Thereby, many ideals meet in the “high potential”. It is the individual all head hunters want to offer and all companies want to employ: somebody, who can do nearly everything, everywhere, and under changing conditions. Obviously, such a person is hard to find, even if one allows for some exaggeration in “personnel marketing”. There are two main reasons for this. Firstly, the “best and brightest” often do not pursue a management career. In contrast to popular opinion in corporate human resources departments, selection does not start there but some years earlier when young adults choose the subject of their studies. Many “high potentials” end up in the “free professions” becoming doctors or lawyers; others stay in the academic world. In addition, those already holding a job and being bright are often unwilling to change. Finally, in many cultures including the industrialized countries businesses are family affairs. The question where talented daughters and sons will work does not even come up. Secondly, many graduates entering the potential corporate labor market just do not fit into corporations. Individuals with „entrepreneurial spirit“ have not surprisingly a tendency to become indeed entrepreneurs. You find them in the universe of startups where many of them, by the way, prove also the limits of their talent. Of course, their idealism and enthusiasm could help a corporation, but what does it help and what would it cost? These individuals do not like the inevitable hierarchies, reporting, and meetings. Corporations dislike their individualism, non-conformity, and risk taking. In fact, you can see every year in the rankings of preferred employers by university graduates that they want to combine the best of both worlds in companies like Google, Apple, Facebook or Microsoft. These companies have a reputation for advancing individualism, seem to be safe havens with regard to salaries and job security – and offer credible opportunities of individual careers in a rapid expansion which is not to be found in most companies of the “old economy”.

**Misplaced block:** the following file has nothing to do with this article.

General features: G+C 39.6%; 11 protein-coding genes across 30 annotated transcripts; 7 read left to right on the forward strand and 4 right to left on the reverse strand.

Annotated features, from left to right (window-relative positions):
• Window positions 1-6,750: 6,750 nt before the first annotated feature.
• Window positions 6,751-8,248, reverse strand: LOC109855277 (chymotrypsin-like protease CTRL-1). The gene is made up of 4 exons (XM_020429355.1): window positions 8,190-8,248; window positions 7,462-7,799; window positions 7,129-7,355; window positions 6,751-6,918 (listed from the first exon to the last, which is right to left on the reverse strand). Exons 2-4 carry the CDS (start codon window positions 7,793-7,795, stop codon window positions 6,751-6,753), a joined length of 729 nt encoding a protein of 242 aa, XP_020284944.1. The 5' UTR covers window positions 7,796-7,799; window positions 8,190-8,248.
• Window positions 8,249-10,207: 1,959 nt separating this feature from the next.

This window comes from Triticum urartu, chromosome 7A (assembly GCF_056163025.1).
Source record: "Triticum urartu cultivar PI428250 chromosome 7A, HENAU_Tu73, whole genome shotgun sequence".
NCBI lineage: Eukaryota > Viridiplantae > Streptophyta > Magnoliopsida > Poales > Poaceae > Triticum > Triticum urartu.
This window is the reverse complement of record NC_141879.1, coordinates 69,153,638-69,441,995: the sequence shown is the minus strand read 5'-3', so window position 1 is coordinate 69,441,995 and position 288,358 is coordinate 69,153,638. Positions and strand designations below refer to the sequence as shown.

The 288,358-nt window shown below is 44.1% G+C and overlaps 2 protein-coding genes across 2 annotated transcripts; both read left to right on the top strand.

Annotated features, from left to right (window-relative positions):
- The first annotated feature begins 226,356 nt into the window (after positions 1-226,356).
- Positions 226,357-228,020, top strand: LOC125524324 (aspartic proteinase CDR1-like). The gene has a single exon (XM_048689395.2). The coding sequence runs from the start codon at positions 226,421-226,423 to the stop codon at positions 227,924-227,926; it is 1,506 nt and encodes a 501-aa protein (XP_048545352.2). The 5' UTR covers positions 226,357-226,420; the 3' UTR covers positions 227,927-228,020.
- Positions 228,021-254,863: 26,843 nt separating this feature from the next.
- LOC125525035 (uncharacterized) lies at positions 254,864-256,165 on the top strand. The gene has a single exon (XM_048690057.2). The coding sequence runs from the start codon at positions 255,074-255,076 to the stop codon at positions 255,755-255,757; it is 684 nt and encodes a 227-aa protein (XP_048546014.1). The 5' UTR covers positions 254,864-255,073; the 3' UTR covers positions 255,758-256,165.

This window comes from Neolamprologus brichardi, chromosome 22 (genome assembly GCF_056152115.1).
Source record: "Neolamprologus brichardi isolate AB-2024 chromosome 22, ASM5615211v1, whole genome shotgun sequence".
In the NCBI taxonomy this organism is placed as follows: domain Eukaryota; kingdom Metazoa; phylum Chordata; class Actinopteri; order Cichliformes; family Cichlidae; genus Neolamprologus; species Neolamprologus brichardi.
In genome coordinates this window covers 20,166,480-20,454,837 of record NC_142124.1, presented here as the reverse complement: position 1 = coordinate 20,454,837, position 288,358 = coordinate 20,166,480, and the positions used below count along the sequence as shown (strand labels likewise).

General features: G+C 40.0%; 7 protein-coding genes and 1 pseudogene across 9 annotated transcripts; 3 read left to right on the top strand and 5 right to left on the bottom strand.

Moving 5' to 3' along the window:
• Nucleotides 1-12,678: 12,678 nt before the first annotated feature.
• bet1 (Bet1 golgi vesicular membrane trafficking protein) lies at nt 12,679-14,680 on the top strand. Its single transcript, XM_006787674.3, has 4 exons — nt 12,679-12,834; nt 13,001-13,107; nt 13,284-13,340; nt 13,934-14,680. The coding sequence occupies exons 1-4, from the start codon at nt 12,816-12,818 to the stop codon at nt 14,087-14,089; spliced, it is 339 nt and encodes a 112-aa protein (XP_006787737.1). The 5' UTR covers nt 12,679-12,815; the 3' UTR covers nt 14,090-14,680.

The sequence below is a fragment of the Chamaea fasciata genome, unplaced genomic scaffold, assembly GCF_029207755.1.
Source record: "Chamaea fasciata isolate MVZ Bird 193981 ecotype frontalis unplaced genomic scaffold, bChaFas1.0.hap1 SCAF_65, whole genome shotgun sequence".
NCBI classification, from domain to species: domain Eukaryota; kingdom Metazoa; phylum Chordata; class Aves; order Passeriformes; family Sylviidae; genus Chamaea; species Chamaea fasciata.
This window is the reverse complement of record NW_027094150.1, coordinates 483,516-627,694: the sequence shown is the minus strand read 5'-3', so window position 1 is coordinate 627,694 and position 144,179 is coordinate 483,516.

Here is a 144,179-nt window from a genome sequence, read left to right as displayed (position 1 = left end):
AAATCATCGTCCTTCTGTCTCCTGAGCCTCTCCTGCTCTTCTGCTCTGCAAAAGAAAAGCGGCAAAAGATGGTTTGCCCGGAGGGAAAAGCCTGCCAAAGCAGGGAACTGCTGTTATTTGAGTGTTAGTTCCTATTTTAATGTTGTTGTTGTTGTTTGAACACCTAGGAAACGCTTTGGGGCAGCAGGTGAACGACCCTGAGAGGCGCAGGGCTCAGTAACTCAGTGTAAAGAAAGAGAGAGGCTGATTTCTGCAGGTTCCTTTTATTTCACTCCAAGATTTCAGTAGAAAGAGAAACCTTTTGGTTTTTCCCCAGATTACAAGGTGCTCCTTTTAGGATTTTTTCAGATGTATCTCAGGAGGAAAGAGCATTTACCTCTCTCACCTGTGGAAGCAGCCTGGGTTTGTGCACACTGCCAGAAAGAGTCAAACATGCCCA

This does not mean that most corporations have to settle with the dumb and untalented residual of a strongly self-selecting labor market. If you should be working in one of these many non-exceptional companies and look around, you will find a lot of able and motivated colleagues who never fitted the label “high potential”. They are good, decent, and motivated people you can rely on. They work hard. Yes, they want to be with their family in the evening and would hesitate a lot when presented with the prospect of having to work in the Australian outback for two years. But they will go loyally through the ups and downs, cope with change, and mentor new colleagues informally. They form the backbone of corporate operations. As far as “talent” is concerned, these people display something even more important than big potential: actual performance. Corporations are well advised to strengthen their backbone instead of snapping the finger for somebody they often hardly can retain.